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      04-02-2013, 10:29 AM   #23
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Lots of good advice here from actual instructors. I would just like to add: take into consideration the track and conditions. It is one thing if the track is dry with very few walls to hit. It is another if it is wet at a track that will eat your car if you make a mistake. I am not familiar with the tracks you are going to but there are two in the Pacific NW (PIR &PR) that require extra precaution. I have a couple of friends that have totaled their newer M3 and another that totaled not one but two Vipers.........in the wet, in the typical spot people mess up. Not to scare any newbies but you might not understand grip levels until you have 3+ years under your belt running all year in all conditions. So listen to your local instructors/organizers. Ask questions about conditions and where people make mistakes. Also understand that some of the advice here is is from a warm and dry climate. If you do run with traction control or MDM just be aware of when it steps in and try to keep it from engaging. Turn it off as soon as you are comfortable and the conditions allow.
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      04-02-2013, 11:23 PM   #24
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I used to be strongly on the side of "Turn that sh1t off, it's only making you feel like a hero." I have the good fortune/stupidity of getting to work with advanced students, and I've had my fair share of frank but PC conversations about drivers aids.

But....then I started driving something with a bit more at stake, and something that is far harder to keep pointed straight....so I'll admit, I kept the PSM system at the first De until I had the confidence things were not going to end in tears. As usual...turning it off was a non event, and actually led to a few seconds per lap faster times and far more enjoyment....but I know the fear factor and resistance to believe in your own abilities. I'm still going to push people to believe in themselves, but I have a bit more empathy now.
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      04-03-2013, 11:37 PM   #25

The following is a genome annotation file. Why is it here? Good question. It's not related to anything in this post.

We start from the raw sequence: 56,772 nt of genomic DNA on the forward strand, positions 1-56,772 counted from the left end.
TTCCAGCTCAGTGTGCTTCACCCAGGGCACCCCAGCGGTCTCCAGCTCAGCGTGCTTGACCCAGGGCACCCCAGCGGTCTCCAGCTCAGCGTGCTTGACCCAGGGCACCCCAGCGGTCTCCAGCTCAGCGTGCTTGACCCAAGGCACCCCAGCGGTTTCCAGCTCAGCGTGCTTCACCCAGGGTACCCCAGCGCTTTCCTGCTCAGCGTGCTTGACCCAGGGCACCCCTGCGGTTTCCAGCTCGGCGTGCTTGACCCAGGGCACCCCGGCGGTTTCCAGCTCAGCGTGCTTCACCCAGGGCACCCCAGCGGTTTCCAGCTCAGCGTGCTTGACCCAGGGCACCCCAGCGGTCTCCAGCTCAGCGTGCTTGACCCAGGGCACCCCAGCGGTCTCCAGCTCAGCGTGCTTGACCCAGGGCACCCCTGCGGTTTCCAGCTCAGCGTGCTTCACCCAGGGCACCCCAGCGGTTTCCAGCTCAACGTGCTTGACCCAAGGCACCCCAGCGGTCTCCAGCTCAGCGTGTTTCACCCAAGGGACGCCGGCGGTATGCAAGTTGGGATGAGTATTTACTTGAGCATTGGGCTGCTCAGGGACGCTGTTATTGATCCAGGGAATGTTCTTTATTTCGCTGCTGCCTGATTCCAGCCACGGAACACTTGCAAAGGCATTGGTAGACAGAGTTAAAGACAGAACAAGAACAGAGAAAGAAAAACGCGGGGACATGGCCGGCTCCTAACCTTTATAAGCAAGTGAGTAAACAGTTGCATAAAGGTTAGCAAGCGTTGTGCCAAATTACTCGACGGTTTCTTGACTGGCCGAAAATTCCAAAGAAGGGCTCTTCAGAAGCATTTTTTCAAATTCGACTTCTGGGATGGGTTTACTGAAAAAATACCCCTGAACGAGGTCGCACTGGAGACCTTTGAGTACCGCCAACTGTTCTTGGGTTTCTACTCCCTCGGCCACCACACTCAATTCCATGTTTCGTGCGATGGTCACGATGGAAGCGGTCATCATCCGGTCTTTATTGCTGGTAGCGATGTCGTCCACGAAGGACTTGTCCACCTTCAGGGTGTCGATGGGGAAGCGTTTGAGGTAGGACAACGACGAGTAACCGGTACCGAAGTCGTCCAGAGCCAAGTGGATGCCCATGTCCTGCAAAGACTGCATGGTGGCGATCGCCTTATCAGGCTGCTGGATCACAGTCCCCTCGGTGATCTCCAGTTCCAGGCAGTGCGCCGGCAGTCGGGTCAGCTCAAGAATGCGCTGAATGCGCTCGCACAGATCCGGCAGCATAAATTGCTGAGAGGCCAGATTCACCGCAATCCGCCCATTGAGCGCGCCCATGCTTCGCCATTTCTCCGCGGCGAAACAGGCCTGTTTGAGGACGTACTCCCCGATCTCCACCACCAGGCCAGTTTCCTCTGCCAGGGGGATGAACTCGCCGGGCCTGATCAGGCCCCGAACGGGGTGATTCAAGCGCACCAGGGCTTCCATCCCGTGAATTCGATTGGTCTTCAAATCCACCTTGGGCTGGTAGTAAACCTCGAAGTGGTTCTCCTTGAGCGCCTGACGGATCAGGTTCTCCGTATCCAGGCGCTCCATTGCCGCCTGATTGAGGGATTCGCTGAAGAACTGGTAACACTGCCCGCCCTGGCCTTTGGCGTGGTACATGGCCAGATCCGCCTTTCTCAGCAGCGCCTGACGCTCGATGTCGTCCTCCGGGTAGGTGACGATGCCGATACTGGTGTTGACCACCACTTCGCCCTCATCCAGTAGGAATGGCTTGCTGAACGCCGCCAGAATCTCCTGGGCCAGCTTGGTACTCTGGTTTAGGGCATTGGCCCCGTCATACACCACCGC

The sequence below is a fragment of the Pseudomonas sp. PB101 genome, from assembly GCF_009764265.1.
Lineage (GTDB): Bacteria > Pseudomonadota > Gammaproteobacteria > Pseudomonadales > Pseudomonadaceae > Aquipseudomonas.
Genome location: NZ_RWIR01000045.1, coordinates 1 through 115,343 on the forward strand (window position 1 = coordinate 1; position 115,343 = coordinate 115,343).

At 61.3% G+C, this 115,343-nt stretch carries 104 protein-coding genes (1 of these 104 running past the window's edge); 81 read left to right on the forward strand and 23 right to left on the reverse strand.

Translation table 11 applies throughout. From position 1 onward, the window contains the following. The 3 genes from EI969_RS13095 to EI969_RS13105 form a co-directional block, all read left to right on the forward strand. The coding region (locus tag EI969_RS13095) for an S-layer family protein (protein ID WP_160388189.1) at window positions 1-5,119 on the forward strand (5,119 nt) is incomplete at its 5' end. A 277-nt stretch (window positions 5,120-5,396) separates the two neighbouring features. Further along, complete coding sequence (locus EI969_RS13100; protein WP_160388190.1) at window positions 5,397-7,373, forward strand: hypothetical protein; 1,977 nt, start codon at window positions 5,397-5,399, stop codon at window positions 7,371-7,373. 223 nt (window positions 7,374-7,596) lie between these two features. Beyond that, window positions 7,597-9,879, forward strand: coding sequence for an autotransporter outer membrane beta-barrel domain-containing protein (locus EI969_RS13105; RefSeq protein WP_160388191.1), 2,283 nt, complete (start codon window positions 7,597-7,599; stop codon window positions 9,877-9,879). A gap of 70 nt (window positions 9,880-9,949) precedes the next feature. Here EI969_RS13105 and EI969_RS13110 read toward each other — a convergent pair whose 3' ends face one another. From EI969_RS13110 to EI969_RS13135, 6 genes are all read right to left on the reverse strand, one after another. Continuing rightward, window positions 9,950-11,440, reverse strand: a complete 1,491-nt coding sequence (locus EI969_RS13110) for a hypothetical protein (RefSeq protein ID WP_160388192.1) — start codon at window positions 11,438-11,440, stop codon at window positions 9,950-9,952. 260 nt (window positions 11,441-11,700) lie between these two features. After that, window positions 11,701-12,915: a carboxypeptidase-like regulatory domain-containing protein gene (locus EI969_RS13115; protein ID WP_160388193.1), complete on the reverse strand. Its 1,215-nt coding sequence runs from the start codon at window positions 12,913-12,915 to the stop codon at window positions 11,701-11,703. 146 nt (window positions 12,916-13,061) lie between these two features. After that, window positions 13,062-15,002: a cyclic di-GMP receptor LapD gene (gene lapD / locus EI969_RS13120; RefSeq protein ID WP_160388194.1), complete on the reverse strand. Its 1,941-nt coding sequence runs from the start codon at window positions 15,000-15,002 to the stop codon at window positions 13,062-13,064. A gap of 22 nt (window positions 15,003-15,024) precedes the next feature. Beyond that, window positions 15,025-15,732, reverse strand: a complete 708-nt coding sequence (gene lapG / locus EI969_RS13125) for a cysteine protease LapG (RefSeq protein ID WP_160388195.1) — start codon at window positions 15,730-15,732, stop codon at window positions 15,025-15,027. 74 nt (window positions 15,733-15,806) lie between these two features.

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I'd say that for beginners, keep MDM on. As for bad habits, there are far too many fundamentals to learn first, IMHO, before concerning oneself over how to handle an oversteer. Learn the line. Learn how the shifting weight of the car feels as you run the course. Let the DSC nannying teach you how to move more smoothly and quickly through corners first.

Then step up to turning DSC off, when you have a bit of a feel. I'd hate to be the one to say turn DSC off and have a novice spin right in front of another novice.

Remember those other novices out there. The ones that have learned how to handle their cars well have moved up to a more advanced run group.

To me, DSC-off is a more intermediate learning step. I'm sure there are Crash Jacksons who will disagree.
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      04-04-2013, 10:28 AM   #26
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For a first HPDE? Keep it on. You'll have about 100 other things to worry about and focus on. I look at DSC as more of a learning tool than a crutch for a first timer. Trust me...you can still go off track with DSC on.

But IMO it really depends on your goals. If you have previous car control experience (clinics, auto-x), want to race or have a goal that involves building skills AND you are willing to sacrifice the car then I would say that you really need to turn it off from the beginning. HPDE insurance is never a bad idea...check out BMWCCA for Loctite or something...they have pretty reasonable rates.

If you're there to have fun, keep MDM on. It will scare the crap out of you if you screw up but will keep things mostly in control.

I can say from my owm personal experience, I kept DSC on in my 330 for the longest. This became an issue because you get significantly faster pretty quickly. So by the time I was in the intermediate groups the speed and stakes were a lot higher when I started to plateau because of DSC and the lack of car control skills. If I had just started with it off then I would have made faster progress.

I ended up doing auto-x and a drift event to really learn car control which has been a tremendous help.

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      04-04-2013, 02:19 PM   #27
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Quote:
Originally Posted by bigjae1976 View Post
For a first HPDE? Keep it on. You'll have about 100 other things to worry about and focus on. I look at DSC as more of a learning tool than a crutch for a first timer. Trust me...you can still go off track with DSC on.

But IMO it really depends on your goals. If you have previous car control experience (clinics, auto-x), want to race or have a goal that involves building skills AND you are willing to sacrifice the car then I would say that you really need to turn it off from the beginning. HPDE insurance is never a bad idea...check out BMWCCA for Loctite or something...they have pretty reasonable rates.

If you're there to have fun, keep MDM on. It will scare the crap out of you if you screw up but will keep things mostly in control.

I can say from my owm personal experience, I kept DSC on in my 330 for the longest. This became an issue because you get significantly faster pretty quickly. So by the time I was in the intermediate groups the speed and stakes were a lot higher when I started to plateau because of DSC and the lack of car control skills. If I had just started with it off then I would have made faster progress.

I ended up doing auto-x and a drift event to really learn car control which has been a tremendous help.



One of my goals is specifically to learn improved car control. I'm going to discuss it my instructor and go from there. I'm leaning towards suggesting m-track mode, but we'll see what my instructor thinks.